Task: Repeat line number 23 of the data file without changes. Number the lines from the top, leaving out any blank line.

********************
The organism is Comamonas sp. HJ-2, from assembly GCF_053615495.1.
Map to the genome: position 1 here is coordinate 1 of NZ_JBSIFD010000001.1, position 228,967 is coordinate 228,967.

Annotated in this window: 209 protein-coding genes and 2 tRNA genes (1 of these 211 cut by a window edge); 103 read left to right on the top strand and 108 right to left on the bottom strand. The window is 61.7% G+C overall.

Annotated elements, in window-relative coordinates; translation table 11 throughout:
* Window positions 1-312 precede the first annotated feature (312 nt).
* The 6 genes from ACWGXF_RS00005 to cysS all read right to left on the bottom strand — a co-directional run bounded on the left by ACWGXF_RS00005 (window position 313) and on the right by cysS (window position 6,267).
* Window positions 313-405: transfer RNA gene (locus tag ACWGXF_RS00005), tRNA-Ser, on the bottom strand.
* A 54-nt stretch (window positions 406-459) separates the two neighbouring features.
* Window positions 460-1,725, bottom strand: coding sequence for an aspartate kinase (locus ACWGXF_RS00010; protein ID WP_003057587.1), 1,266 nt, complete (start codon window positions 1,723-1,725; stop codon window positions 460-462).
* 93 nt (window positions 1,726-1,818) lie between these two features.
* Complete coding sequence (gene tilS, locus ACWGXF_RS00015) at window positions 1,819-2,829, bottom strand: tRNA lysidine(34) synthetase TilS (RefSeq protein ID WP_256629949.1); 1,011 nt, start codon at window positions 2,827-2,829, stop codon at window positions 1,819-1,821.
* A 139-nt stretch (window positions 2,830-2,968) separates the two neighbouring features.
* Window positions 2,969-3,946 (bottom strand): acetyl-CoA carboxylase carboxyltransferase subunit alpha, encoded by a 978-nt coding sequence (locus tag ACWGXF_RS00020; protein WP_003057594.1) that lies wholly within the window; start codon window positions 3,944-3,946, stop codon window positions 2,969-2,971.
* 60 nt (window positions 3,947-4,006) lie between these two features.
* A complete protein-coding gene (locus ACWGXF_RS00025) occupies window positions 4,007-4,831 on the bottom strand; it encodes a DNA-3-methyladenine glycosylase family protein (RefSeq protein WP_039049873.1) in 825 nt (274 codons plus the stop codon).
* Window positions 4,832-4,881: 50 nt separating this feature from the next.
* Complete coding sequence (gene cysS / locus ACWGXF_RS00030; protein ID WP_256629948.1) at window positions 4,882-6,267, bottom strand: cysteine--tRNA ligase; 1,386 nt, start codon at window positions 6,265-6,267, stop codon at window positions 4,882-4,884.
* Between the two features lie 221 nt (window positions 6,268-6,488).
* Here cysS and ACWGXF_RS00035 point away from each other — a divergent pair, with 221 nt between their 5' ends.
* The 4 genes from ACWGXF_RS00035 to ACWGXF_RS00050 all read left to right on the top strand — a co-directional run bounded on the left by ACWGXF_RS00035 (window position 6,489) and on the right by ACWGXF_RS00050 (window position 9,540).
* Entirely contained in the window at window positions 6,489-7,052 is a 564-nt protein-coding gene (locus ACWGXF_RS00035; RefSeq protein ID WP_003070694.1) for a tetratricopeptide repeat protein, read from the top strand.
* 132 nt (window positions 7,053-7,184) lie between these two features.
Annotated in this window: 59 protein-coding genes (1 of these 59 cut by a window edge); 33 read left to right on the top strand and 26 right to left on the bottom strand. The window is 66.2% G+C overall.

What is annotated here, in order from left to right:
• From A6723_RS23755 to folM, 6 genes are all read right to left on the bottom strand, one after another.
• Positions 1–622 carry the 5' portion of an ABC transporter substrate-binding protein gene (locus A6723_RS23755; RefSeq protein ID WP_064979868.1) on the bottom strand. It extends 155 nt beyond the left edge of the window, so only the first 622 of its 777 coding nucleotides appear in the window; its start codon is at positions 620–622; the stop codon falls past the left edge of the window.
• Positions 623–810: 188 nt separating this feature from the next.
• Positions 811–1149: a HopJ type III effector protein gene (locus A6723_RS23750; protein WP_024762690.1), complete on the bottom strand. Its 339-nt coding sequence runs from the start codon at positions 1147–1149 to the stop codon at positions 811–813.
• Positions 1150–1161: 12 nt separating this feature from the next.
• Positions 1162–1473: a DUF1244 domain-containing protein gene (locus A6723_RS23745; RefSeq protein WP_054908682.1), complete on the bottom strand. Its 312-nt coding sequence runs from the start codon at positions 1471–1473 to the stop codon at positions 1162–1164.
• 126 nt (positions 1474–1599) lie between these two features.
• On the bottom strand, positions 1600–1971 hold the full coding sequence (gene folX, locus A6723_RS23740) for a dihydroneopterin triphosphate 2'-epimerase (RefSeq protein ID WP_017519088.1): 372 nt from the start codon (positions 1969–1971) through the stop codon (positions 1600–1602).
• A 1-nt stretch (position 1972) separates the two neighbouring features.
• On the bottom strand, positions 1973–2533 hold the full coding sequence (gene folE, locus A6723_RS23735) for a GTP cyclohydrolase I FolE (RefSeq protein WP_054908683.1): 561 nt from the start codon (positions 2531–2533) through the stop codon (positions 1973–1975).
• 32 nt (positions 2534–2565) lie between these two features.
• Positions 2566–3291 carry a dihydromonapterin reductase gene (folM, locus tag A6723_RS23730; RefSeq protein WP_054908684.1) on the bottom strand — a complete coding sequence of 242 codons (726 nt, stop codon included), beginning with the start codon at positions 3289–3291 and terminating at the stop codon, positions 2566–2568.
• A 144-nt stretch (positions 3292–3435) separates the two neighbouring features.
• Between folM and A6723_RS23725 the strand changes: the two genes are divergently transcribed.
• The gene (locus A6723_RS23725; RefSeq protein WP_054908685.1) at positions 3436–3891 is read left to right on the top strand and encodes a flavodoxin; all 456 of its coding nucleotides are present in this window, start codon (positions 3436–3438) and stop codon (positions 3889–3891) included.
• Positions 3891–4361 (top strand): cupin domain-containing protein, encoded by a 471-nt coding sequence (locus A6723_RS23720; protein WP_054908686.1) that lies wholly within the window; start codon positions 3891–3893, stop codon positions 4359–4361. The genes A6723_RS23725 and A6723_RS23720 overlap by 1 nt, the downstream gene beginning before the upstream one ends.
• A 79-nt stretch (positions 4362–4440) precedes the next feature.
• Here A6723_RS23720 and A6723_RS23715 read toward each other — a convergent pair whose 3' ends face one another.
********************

Annotated in this window: 59 protein-coding genes (1 of these 59 cut by a window edge); 33 read left to right on the top strand and 26 right to left on the bottom strand. The window is 66.2% G+C overall.